The only ‘laws’ the UN should have declared were harmonizing the legal rights between different nations, rather than a blanket ‘monoculture’ laws that largely disregard anyone with a different approach.

      That aside, do I want Australia to be wasting money bidding for a role that it has no positive gain from, no international credibility to occupy compared to competitors (we are seen as US lapdogs, don’t forget- and that may be the reason we are bidding to begin with), and on behalf of an increasingly dubious organization with poorer moral credentials every year?

    • Stephen says:

      09:52am | 03/10/12

      No surprise that a socialist embraces the UN as a pillar of global peace. It is an anachronistic, biased, dysfunctional, impotent epicentre of high morals and low achievement. It stands by as innocents are slaughtered, yet lectures us on our apparent disdain for illegal immigrants.

      Time to leave. Waste of money.

    • DavidT says:

      10:49am | 03/10/12

      There was a damn good letter in the Advertiser last week about why we should not have a seat on the Security Council.  Perhaps one of the Punch team could find it and post it here?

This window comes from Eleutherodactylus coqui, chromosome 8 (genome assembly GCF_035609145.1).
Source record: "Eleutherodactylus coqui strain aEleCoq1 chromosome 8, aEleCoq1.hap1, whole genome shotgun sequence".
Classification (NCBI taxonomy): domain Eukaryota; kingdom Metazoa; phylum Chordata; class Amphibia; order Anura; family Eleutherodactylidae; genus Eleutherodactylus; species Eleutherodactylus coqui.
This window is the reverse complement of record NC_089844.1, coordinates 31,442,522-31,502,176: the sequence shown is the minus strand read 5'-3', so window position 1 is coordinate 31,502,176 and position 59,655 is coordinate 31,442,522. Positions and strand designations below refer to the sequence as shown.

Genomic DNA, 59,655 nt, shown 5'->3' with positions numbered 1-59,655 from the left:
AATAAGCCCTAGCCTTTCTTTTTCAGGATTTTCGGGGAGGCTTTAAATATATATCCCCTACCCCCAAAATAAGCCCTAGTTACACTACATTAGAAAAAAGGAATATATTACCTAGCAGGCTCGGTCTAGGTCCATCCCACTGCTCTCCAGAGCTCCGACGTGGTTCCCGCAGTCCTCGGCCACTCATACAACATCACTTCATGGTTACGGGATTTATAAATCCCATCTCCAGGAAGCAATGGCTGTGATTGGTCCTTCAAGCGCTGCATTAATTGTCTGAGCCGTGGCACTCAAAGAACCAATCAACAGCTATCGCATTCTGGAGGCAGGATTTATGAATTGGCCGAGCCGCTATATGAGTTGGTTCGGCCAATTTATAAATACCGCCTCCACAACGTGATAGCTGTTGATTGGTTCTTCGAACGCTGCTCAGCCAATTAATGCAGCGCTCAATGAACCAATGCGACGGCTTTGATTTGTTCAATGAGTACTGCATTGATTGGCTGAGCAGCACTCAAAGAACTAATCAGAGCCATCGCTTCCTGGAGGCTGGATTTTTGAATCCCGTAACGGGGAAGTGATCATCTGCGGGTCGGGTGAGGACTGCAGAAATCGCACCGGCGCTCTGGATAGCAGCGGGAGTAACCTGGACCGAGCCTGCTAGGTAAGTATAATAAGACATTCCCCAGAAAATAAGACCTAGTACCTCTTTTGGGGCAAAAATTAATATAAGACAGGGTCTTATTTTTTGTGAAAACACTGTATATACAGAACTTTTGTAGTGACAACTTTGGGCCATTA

The UN is powerless because it cannot take action - only member states can do that. It is also corrupt.  All a seat on the SC is going to do is constrain foreign policy for another two years and make it harder to juggle our relationships with super powers China and the USA.  We’re fence sitting - never a good idea.

    • John says:

      11:02am | 03/10/12

      The UN is marxist organization, pushing the guide lines of Leon Trotsky and International Revolution. It’s also too leaning to the US, which makes it a sanctioneer of war. UN needs to wiped off the face of the earth. For it’s support for marxism and the US massacres and genocide in the middleast. It enforces nations to take in immigrants that country’s don’t want also. It’s subversive organization, that has marxist international revolution as it’s agenda. If i was leader of the country I would have the UN expelled from my country.